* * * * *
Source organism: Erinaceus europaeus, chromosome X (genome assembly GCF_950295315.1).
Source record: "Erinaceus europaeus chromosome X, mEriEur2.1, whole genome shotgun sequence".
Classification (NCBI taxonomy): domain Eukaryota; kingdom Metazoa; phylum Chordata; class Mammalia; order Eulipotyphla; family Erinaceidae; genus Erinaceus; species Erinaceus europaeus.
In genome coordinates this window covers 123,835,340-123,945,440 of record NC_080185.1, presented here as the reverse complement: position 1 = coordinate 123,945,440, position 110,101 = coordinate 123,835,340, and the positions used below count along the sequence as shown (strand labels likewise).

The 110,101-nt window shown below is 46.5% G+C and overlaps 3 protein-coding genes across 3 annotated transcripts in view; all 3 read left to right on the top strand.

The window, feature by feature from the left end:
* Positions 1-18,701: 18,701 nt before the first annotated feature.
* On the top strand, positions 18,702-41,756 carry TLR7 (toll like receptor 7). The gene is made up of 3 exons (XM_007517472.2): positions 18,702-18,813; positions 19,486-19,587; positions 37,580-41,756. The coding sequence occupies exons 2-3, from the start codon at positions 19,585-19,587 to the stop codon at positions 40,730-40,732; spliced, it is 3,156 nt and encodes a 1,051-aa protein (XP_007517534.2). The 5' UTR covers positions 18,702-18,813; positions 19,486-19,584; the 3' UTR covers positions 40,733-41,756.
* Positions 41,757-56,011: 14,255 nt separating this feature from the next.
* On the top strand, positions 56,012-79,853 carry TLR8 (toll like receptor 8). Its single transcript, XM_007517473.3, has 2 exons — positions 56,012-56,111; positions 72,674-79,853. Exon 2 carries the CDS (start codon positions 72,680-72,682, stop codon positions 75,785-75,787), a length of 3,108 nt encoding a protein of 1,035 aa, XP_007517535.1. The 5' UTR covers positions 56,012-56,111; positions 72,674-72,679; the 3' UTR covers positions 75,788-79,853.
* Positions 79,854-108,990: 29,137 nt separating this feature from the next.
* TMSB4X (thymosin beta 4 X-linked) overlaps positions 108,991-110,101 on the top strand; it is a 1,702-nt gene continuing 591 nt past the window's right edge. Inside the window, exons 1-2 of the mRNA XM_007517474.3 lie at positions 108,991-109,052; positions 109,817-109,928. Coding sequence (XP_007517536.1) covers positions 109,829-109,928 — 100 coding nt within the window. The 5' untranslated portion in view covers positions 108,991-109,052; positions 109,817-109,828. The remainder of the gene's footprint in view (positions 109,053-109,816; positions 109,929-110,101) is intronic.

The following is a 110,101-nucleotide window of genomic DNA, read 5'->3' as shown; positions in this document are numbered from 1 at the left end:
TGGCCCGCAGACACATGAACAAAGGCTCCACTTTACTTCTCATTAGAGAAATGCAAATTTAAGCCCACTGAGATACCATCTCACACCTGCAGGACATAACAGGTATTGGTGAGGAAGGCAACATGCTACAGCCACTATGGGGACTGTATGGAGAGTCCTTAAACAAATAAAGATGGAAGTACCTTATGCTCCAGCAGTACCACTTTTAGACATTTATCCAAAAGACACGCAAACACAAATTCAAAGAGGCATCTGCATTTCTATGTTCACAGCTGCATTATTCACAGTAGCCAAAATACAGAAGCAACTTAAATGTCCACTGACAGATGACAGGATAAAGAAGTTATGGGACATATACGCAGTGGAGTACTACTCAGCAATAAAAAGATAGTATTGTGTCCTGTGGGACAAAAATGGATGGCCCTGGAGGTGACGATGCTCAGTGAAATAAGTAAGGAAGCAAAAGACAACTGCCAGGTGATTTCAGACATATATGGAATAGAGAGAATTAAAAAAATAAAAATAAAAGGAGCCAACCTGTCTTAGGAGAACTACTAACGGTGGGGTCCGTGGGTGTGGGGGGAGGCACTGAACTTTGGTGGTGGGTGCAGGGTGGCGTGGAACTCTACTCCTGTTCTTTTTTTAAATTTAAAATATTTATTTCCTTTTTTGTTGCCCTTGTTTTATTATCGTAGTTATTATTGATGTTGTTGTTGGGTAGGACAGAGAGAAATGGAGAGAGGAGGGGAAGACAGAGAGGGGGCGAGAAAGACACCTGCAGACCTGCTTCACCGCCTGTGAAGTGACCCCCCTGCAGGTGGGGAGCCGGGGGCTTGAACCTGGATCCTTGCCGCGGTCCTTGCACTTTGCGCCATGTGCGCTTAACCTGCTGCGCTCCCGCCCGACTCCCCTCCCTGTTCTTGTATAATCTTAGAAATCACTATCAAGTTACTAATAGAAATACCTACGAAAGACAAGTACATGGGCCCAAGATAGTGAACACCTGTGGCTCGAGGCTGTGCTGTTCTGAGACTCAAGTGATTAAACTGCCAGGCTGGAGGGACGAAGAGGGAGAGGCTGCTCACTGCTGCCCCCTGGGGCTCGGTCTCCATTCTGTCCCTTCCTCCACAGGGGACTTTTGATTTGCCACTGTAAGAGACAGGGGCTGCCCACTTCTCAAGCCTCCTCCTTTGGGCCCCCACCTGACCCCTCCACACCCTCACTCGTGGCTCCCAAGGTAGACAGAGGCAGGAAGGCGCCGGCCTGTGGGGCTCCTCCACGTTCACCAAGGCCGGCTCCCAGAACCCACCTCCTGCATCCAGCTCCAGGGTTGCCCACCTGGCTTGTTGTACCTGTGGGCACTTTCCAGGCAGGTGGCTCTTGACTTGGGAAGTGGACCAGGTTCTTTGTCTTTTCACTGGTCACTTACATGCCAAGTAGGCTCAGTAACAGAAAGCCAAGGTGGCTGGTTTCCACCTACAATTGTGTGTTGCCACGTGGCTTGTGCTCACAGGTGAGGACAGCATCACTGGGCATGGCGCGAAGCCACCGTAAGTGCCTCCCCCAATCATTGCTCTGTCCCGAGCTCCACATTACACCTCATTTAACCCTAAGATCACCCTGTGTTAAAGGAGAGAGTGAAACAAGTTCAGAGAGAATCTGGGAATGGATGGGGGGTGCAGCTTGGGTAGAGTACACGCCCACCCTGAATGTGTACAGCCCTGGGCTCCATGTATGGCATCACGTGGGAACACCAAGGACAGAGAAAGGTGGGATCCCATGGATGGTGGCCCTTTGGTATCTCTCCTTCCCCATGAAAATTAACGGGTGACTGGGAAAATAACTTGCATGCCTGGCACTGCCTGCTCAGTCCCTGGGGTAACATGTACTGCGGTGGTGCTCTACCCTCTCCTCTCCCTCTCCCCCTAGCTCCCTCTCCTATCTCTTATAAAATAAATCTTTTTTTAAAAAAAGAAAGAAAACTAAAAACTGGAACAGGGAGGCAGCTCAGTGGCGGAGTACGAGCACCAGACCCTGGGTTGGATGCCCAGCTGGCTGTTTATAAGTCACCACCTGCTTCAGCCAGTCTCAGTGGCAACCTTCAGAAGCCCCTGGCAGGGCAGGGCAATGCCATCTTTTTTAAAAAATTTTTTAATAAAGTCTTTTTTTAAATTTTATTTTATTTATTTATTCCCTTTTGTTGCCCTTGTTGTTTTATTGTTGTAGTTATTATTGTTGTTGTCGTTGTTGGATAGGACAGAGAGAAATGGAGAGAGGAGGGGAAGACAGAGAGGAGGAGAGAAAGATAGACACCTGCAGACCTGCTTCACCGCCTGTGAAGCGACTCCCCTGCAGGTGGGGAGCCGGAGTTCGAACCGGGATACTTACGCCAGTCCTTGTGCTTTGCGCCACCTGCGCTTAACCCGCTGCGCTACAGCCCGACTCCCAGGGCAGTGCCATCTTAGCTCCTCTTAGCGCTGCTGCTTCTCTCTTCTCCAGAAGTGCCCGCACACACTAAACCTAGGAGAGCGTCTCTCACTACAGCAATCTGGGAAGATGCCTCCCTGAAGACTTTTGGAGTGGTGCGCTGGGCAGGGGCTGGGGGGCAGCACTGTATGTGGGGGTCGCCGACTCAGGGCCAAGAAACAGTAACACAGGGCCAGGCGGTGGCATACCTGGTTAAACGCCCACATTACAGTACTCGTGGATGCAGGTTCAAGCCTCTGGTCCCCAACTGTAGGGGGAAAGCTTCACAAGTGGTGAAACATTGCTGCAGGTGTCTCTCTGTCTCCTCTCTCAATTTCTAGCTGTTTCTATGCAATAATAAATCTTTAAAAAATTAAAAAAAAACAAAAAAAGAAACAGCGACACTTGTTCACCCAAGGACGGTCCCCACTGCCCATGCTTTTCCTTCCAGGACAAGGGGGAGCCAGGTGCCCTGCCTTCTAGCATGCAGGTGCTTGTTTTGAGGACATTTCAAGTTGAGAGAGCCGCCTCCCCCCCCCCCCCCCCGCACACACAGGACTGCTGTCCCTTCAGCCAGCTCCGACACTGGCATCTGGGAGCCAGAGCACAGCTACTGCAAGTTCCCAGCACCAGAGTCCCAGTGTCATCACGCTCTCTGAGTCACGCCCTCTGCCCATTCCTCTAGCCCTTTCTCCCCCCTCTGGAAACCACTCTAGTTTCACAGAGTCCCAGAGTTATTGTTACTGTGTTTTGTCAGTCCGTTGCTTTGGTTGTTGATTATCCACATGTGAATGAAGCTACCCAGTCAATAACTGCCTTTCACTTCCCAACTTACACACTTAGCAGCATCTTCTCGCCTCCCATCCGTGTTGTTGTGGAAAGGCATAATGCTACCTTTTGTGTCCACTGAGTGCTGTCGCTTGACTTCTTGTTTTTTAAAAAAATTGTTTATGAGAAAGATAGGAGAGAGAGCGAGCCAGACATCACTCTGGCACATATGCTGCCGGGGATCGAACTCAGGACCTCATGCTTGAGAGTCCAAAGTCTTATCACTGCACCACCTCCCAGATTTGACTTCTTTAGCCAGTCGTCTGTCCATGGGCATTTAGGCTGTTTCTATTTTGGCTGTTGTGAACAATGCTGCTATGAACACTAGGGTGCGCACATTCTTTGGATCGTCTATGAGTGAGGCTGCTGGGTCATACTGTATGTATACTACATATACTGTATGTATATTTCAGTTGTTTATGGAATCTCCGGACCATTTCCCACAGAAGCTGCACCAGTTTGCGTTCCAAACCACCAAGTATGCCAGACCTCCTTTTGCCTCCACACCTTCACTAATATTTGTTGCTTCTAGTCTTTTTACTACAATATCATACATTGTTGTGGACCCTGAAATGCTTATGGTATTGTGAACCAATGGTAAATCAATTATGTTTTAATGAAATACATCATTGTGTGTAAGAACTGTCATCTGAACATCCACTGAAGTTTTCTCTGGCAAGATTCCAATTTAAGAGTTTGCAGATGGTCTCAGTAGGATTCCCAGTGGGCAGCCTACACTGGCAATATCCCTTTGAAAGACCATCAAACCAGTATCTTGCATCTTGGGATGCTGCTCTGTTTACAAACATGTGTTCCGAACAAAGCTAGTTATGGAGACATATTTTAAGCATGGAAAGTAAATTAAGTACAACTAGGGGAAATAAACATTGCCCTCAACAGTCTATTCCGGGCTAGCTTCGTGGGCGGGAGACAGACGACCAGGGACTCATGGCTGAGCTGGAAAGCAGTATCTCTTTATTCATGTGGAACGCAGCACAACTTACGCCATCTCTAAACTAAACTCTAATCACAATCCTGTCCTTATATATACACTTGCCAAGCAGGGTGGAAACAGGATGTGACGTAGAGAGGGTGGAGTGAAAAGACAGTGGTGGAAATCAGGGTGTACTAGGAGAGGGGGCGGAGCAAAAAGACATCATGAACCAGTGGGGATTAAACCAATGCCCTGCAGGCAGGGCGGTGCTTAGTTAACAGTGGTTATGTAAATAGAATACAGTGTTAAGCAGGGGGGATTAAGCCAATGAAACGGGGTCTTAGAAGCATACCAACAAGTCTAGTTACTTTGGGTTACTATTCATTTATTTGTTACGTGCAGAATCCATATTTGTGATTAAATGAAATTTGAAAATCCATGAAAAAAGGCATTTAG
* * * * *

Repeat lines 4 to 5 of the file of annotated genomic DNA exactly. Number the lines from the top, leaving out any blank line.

In genome coordinates this window covers 123,835,340-123,945,440 of record NC_080185.1, presented here as the reverse complement: position 1 = coordinate 123,945,440, position 110,101 = coordinate 123,835,340, and the positions used below count along the sequence as shown (strand labels likewise).

The 110,101-nt window shown below is 46.5% G+C and overlaps 3 protein-coding genes across 3 annotated transcripts in view; all 3 read left to right on the top strand.